I have established a detailed plan and I am now starting into retirement.
Ask a Question
Use this Question Forum to ask questions about how the software works, how to model different "what if" cases, or other user-related question. If you have a support issue (something seems to be wrong with the software) then please create a support ticket. How to browse this forum: SCROLL and click titles to read complete question/answer, use the FILTERS below, pick from TOPICS on the list at right (think of them as folders), use the SEARCH BOX (see also "advanced search" when you use it), choose from RECENT COMMENTS at the right below.
Registered users may create a question here.
I'd like to model reductions in future SS benefits but the program will not accept reductions greater than 50%. Is this by design?
I'm simulating a case where the person wants to rent her house indefinitely and never buy a home. She lives in an area where rent increases are large and common. I don't see any way on the "primary residence" tab where she can allow for these rent increases.
We have 5 years left on our mortgage and I would like to rent out our primary residence next year and buy another house to live in on a 15 year mortgage.
I'd then sell the primary residence (now a rental) in 15 years.
What's the best way to set this up?
I'm unclear about the survivor results in Contingency Planning when the Key Ages for converting my 403b and IRAs are set to a later date than the date I'll die (e.g., 70 for the accounts vs 66 for death).
I did a "maximize" on my base profile in Maxifi (I'm sure something similar would be the case in ESPlanner) and the net result was that it shifted a large amount of discretionary spending from pre-retirement to post-retirement.
I cannot seem to locate in the manual or previous questions how to incorporate a passthrough entity into ESPlanner Plus. I have passive ownership in a company that produces capital gains from revenue and primarily negative income from their expenses.
I'm hoping this is something simple I am overlooking. With the profile I have setup I just noticed something I can't explain. I can run an analysis with just Economic-Based Planning. I then activate the Monte Carlo option, with no other changes, and run another analysis.
First off, this is a great program! I wish I had it when I was 20 or 30.
I’m curious about MaxiFi Planner. Unless I’m missing something, I can’t sign up on any sort of trial basis, but I don’t know if it will handle some of the things that affect my finances.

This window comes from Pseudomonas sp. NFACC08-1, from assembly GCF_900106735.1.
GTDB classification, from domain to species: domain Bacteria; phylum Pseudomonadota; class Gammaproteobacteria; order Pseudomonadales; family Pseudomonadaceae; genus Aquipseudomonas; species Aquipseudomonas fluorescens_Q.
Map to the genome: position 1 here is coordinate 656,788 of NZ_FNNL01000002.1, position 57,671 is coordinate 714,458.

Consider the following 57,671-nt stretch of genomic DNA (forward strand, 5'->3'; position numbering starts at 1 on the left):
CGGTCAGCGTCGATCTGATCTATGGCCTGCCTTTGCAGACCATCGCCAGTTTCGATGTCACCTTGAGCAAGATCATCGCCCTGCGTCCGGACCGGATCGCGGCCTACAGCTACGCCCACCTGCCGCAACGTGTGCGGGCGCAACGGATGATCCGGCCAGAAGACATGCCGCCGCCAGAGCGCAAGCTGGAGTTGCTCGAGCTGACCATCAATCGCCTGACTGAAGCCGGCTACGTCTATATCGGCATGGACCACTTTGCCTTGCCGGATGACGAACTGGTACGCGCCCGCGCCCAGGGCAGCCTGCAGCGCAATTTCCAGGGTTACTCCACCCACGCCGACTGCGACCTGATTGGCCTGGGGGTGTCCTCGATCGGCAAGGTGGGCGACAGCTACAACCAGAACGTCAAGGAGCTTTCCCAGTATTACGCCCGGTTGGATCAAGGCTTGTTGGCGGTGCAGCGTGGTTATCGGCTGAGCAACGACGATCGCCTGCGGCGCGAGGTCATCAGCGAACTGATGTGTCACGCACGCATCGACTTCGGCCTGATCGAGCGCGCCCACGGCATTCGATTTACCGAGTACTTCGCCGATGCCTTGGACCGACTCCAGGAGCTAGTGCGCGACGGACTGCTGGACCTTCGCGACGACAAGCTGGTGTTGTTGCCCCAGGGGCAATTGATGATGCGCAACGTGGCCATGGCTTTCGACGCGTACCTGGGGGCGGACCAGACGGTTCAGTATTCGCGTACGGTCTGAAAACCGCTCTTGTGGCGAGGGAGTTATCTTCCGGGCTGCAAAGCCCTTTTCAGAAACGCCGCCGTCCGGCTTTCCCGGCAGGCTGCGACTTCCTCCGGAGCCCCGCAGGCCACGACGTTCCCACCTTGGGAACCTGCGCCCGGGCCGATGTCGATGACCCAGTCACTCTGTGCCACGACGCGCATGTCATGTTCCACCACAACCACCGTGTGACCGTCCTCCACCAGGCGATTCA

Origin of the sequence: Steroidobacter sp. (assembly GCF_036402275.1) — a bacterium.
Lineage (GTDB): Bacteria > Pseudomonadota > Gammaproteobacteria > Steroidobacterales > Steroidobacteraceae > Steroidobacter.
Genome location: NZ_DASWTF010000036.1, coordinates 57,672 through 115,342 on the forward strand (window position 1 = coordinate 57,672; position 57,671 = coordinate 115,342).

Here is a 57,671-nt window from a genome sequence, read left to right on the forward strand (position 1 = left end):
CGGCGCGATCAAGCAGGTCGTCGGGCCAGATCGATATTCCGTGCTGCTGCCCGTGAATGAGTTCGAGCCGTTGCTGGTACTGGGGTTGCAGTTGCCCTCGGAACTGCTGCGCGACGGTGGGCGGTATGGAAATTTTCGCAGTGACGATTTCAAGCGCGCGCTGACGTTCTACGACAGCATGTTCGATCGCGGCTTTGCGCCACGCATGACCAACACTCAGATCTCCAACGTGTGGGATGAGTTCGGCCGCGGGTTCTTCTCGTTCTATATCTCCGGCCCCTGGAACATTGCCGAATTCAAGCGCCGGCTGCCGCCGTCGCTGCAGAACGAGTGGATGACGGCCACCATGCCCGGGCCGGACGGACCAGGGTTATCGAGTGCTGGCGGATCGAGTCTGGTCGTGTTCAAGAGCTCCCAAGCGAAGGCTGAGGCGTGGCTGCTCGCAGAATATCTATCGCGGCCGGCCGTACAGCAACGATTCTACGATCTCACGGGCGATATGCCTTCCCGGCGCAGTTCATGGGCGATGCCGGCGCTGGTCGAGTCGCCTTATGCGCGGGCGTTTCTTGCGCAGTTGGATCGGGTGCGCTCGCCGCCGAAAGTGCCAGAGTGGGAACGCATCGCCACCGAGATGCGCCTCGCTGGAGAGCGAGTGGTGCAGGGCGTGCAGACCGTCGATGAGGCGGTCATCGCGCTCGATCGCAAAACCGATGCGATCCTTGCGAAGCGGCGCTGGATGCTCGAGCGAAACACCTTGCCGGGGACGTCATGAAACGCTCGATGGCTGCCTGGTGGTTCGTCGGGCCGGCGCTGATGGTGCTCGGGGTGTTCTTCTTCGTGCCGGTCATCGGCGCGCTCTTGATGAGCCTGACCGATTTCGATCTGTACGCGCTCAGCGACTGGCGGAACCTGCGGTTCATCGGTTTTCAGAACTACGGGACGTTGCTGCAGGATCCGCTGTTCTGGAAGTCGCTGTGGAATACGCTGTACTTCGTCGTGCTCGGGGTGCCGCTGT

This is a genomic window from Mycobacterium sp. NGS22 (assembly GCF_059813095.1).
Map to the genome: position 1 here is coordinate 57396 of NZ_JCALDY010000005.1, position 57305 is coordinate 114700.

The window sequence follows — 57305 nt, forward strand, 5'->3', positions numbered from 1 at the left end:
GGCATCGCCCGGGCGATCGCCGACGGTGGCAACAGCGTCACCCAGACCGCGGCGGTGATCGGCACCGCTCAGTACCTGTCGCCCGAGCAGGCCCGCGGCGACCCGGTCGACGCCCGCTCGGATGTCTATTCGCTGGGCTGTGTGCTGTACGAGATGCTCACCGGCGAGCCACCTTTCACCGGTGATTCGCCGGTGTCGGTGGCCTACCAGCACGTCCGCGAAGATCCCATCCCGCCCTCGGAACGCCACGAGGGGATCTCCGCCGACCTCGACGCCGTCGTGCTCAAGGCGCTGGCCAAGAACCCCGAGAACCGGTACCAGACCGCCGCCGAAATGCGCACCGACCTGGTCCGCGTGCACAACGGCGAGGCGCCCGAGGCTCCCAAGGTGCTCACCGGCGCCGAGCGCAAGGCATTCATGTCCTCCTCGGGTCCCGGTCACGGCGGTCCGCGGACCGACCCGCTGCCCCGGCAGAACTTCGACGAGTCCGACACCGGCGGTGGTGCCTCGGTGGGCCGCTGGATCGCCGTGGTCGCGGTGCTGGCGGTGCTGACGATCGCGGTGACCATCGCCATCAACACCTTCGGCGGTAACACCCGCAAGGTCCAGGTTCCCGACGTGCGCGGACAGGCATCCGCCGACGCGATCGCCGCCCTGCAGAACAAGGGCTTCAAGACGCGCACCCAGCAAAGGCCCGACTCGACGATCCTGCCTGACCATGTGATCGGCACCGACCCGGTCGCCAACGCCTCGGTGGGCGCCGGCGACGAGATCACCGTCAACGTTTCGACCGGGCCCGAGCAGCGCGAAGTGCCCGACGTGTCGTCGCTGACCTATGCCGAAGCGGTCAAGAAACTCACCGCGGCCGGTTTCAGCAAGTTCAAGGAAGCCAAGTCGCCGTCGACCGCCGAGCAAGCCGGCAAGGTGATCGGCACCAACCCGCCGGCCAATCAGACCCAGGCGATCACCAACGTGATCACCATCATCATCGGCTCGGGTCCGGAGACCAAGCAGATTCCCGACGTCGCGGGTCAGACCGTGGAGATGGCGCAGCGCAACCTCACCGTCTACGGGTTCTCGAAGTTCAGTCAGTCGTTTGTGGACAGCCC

The Fortune 500 company I worked for went bankrupt and my pension was transferred to PBGC (Pension Benefit Guarantee Corp.). PBGC shows my pension is subject to a Social Security Offset Amount. On the Pensions input tab do I enter the annual amount before or after the offset is applied?
This is a retirement spending question. ESP assumes I will take the smoothed consumption and spend it. How would I model the case where I plan to just spend what I estimate I need, and to leave the remainder in place, or perhaps move it from tax deferred IRA to a taxable account?
How do I get the social security benefits to increase each year at the rate of inflation?
After reading through the release notes in 2.36 and 2.37 and looking at my Monte Carlo reports after recently installing 2.37.2 I have the following questions I hope you can answer:
I am considering making the switch and was wondering if Maxifi could be used to decide if a conversion makes sense. If so, how would I do this?
I cannot find a definition of "dimensional" stocks to guide the categorization of my portfolio for Monte Carlo evaluation
Does the program account for the ability to exercise the Home Sale Tax Exemption of either $250,000 or $500,000? I didn't see an option to have that included in the sale of a primary residence. How do you manage to account for that? Thanks.
I assume when using Monte Carlo Planning that the Regular Assets Income on the Total Income Report shows the expected mean return for each year, taking into consideration years when historical stock returns are higher in some years and lower in others.